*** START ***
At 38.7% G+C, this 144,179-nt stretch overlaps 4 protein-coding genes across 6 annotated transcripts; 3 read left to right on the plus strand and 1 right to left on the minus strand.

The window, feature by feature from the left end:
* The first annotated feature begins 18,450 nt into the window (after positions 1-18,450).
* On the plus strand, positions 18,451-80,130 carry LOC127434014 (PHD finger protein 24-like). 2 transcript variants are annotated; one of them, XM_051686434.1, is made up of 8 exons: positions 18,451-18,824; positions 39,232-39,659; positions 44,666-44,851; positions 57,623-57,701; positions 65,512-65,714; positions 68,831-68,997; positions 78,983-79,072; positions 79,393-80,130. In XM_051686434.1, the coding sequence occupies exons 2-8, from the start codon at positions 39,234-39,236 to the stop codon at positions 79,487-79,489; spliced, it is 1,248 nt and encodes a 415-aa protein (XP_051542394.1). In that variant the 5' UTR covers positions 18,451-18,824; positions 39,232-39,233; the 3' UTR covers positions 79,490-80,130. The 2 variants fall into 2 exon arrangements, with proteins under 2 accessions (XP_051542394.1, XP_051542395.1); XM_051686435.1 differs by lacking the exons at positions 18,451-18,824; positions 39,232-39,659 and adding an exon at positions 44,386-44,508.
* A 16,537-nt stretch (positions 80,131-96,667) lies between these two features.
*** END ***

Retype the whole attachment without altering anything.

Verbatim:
At 38.7% G+C, this 144,179-nt stretch overlaps 4 protein-coding genes across 6 annotated transcripts; 3 read left to right on the plus strand and 1 right to left on the minus strand.

The window, feature by feature from the left end:
* The first annotated feature begins 18,450 nt into the window (after positions 1-18,450).
* On the plus strand, positions 18,451-80,130 carry LOC127434014 (PHD finger protein 24-like). 2 transcript variants are annotated; one of them, XM_051686434.1, is made up of 8 exons: positions 18,451-18,824; positions 39,232-39,659; positions 44,666-44,851; positions 57,623-57,701; positions 65,512-65,714; positions 68,831-68,997; positions 78,983-79,072; positions 79,393-80,130. In XM_051686434.1, the coding sequence occupies exons 2-8, from the start codon at positions 39,234-39,236 to the stop codon at positions 79,487-79,489; spliced, it is 1,248 nt and encodes a 415-aa protein (XP_051542394.1). In that variant the 5' UTR covers positions 18,451-18,824; positions 39,232-39,233; the 3' UTR covers positions 79,490-80,130. The 2 variants fall into 2 exon arrangements, with proteins under 2 accessions (XP_051542394.1, XP_051542395.1); XM_051686435.1 differs by lacking the exons at positions 18,451-18,824; positions 39,232-39,659 and adding an exon at positions 44,386-44,508.
* A 16,537-nt stretch (positions 80,131-96,667) lies between these two features.